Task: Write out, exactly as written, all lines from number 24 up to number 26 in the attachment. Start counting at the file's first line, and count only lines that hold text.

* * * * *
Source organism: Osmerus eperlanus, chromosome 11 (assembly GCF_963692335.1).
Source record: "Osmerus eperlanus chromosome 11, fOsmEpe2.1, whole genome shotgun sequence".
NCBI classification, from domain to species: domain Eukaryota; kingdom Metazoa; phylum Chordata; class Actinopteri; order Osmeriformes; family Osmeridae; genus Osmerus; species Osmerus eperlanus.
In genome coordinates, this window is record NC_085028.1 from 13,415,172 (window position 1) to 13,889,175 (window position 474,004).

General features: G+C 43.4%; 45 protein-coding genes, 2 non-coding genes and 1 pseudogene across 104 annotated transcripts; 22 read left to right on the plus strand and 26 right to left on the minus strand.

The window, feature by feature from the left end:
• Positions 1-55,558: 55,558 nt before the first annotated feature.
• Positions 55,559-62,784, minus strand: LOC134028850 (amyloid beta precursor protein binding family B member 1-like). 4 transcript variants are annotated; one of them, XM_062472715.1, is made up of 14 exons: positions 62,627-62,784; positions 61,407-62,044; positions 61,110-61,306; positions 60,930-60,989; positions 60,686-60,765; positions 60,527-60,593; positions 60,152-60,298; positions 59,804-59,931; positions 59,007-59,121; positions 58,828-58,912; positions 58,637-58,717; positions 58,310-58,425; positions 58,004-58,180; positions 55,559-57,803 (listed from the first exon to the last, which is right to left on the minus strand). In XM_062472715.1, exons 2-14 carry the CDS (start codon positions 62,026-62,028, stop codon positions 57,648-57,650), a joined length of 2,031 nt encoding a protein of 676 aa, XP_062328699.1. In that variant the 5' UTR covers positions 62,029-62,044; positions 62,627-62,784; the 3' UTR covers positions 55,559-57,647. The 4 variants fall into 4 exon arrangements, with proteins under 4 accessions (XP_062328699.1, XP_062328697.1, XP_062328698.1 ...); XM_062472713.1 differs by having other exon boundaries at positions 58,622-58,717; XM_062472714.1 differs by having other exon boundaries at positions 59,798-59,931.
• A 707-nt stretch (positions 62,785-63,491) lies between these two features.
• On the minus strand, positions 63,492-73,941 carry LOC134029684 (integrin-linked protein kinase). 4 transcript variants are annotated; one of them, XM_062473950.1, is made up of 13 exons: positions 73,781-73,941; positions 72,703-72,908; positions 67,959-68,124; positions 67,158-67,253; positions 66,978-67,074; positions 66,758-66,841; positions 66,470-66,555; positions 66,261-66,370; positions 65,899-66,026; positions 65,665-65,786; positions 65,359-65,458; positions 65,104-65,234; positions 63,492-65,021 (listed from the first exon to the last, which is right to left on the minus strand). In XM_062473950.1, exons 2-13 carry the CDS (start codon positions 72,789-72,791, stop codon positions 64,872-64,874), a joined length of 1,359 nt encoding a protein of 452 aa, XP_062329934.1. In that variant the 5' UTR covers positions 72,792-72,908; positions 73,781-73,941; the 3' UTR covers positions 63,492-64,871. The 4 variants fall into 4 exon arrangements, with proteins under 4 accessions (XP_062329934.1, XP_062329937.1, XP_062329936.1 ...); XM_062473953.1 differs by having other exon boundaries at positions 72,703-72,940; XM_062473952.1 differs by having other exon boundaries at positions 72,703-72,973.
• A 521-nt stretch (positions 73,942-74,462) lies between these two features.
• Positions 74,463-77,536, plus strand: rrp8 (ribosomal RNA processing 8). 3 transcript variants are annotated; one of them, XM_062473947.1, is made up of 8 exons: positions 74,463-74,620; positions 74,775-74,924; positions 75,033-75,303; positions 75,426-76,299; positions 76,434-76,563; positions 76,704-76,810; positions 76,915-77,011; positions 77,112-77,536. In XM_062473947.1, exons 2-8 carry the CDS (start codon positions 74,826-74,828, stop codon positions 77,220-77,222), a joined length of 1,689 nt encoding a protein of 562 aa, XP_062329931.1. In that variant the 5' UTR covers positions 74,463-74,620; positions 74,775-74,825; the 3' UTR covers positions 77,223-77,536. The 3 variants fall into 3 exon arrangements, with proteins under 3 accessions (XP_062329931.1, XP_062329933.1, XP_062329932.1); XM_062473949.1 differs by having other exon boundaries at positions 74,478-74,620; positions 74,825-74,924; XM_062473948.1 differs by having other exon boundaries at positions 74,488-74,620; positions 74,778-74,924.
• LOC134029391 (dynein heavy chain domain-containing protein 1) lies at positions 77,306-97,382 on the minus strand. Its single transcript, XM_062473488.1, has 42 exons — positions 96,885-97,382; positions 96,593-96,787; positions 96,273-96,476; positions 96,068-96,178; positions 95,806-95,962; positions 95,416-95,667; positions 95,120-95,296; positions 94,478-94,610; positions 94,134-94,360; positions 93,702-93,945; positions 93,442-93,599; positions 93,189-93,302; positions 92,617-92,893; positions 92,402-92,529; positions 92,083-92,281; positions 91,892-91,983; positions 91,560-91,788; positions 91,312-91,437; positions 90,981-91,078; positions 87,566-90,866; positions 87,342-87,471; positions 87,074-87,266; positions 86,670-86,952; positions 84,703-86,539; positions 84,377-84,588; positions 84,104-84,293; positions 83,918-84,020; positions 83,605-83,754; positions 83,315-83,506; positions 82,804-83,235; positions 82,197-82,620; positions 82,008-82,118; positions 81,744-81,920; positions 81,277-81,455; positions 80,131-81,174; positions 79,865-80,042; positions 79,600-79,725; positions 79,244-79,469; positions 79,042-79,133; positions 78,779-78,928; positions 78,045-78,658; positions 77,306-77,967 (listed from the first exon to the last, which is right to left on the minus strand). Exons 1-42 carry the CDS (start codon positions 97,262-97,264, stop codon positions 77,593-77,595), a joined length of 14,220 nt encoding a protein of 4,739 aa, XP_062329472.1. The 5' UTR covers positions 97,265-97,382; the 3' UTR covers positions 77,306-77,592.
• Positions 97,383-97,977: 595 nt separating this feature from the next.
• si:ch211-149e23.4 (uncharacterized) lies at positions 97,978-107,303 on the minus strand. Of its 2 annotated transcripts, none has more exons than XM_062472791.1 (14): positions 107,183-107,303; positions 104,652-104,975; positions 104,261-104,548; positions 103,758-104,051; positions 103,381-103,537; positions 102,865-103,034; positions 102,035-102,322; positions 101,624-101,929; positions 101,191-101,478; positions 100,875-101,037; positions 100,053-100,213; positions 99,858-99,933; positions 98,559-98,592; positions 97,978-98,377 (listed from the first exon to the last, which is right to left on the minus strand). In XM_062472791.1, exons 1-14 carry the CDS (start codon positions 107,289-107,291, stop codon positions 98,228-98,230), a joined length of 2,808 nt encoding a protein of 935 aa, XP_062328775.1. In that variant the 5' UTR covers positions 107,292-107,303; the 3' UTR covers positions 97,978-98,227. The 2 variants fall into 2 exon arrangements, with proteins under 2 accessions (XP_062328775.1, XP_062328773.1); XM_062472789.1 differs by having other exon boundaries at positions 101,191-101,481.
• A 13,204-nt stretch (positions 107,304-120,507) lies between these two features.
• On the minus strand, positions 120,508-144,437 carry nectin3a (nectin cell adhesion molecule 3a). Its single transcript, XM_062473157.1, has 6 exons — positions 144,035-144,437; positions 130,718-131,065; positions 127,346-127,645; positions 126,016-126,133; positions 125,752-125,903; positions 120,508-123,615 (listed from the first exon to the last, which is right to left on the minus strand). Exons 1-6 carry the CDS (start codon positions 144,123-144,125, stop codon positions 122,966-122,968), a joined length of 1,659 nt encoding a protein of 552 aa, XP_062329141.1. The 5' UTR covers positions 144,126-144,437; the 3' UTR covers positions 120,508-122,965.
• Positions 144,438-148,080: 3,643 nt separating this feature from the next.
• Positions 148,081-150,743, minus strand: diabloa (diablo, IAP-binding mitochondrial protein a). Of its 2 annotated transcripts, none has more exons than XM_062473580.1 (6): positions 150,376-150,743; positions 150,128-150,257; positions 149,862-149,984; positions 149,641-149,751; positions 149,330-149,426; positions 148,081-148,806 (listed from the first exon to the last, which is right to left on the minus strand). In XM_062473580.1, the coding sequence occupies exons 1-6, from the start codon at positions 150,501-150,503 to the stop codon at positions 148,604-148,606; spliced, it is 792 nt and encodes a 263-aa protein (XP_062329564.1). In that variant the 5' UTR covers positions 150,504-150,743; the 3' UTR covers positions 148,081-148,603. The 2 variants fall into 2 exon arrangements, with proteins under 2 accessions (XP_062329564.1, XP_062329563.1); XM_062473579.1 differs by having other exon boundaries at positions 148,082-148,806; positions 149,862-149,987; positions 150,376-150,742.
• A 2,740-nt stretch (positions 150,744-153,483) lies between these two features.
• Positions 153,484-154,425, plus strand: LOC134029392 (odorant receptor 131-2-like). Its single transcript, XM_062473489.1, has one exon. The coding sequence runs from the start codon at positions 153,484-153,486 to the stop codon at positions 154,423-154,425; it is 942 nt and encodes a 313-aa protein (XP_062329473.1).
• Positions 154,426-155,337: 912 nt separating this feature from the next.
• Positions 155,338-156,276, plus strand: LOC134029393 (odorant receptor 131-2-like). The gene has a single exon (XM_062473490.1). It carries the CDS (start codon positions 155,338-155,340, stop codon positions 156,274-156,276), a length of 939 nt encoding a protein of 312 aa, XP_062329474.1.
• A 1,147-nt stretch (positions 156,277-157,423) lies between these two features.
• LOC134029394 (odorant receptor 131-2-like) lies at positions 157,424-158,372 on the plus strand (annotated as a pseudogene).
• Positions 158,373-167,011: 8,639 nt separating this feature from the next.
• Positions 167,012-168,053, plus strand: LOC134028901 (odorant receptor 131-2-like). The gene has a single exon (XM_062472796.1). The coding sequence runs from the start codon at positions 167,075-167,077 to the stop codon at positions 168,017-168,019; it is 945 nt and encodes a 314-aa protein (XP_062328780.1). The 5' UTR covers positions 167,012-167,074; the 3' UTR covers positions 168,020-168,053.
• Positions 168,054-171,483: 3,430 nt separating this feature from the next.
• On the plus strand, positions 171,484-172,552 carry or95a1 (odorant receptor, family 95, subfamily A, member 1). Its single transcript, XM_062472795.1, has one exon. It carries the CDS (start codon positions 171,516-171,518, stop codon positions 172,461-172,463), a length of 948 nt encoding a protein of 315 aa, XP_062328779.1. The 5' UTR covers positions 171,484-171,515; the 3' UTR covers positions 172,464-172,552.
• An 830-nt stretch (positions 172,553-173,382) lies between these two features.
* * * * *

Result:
• A 1,147-nt stretch (positions 156,277-157,423) lies between these two features.
• LOC134029394 (odorant receptor 131-2-like) lies at positions 157,424-158,372 on the plus strand (annotated as a pseudogene).
• Positions 158,373-167,011: 8,639 nt separating this feature from the next.